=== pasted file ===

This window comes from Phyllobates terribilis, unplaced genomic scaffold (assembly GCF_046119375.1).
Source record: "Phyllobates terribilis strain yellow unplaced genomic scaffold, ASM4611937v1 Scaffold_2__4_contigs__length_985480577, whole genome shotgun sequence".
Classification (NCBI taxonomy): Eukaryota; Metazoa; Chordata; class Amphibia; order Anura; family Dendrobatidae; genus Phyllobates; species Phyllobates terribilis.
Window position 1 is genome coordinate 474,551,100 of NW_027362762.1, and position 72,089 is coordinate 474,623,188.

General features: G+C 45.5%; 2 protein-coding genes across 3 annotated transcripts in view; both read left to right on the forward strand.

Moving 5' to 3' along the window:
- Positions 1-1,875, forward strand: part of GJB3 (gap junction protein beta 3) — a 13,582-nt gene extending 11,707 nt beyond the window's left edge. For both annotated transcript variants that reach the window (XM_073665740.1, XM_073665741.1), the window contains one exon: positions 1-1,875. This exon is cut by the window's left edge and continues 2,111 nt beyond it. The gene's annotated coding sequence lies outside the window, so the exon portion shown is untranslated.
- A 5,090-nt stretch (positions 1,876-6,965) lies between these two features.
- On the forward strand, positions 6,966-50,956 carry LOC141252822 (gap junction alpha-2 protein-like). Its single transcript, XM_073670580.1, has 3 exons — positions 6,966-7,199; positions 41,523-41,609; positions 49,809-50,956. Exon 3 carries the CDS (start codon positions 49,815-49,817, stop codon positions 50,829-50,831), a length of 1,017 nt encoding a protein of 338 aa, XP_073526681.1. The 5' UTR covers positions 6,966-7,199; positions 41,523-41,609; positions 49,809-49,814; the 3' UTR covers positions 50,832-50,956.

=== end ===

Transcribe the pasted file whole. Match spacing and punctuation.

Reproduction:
This window comes from Phyllobates terribilis, unplaced genomic scaffold (assembly GCF_046119375.1).
Source record: "Phyllobates terribilis strain yellow unplaced genomic scaffold, ASM4611937v1 Scaffold_2__4_contigs__length_985480577, whole genome shotgun sequence".
Classification (NCBI taxonomy): Eukaryota; Metazoa; Chordata; class Amphibia; order Anura; family Dendrobatidae; genus Phyllobates; species Phyllobates terribilis.
Window position 1 is genome coordinate 474,551,100 of NW_027362762.1, and position 72,089 is coordinate 474,623,188.

General features: G+C 45.5%; 2 protein-coding genes across 3 annotated transcripts in view; both read left to right on the forward strand.

Moving 5' to 3' along the window:
- Positions 1-1,875, forward strand: part of GJB3 (gap junction protein beta 3) — a 13,582-nt gene extending 11,707 nt beyond the window's left edge. For both annotated transcript variants that reach the window (XM_073665740.1, XM_073665741.1), the window contains one exon: positions 1-1,875. This exon is cut by the window's left edge and continues 2,111 nt beyond it. The gene's annotated coding sequence lies outside the window, so the exon portion shown is untranslated.
- A 5,090-nt stretch (positions 1,876-6,965) lies between these two features.
- On the forward strand, positions 6,966-50,956 carry LOC141252822 (gap junction alpha-2 protein-like). Its single transcript, XM_073670580.1, has 3 exons — positions 6,966-7,199; positions 41,523-41,609; positions 49,809-50,956. Exon 3 carries the CDS (start codon positions 49,815-49,817, stop codon positions 50,829-50,831), a length of 1,017 nt encoding a protein of 338 aa, XP_073526681.1. The 5' UTR covers positions 6,966-7,199; positions 41,523-41,609; positions 49,809-49,814; the 3' UTR covers positions 50,832-50,956.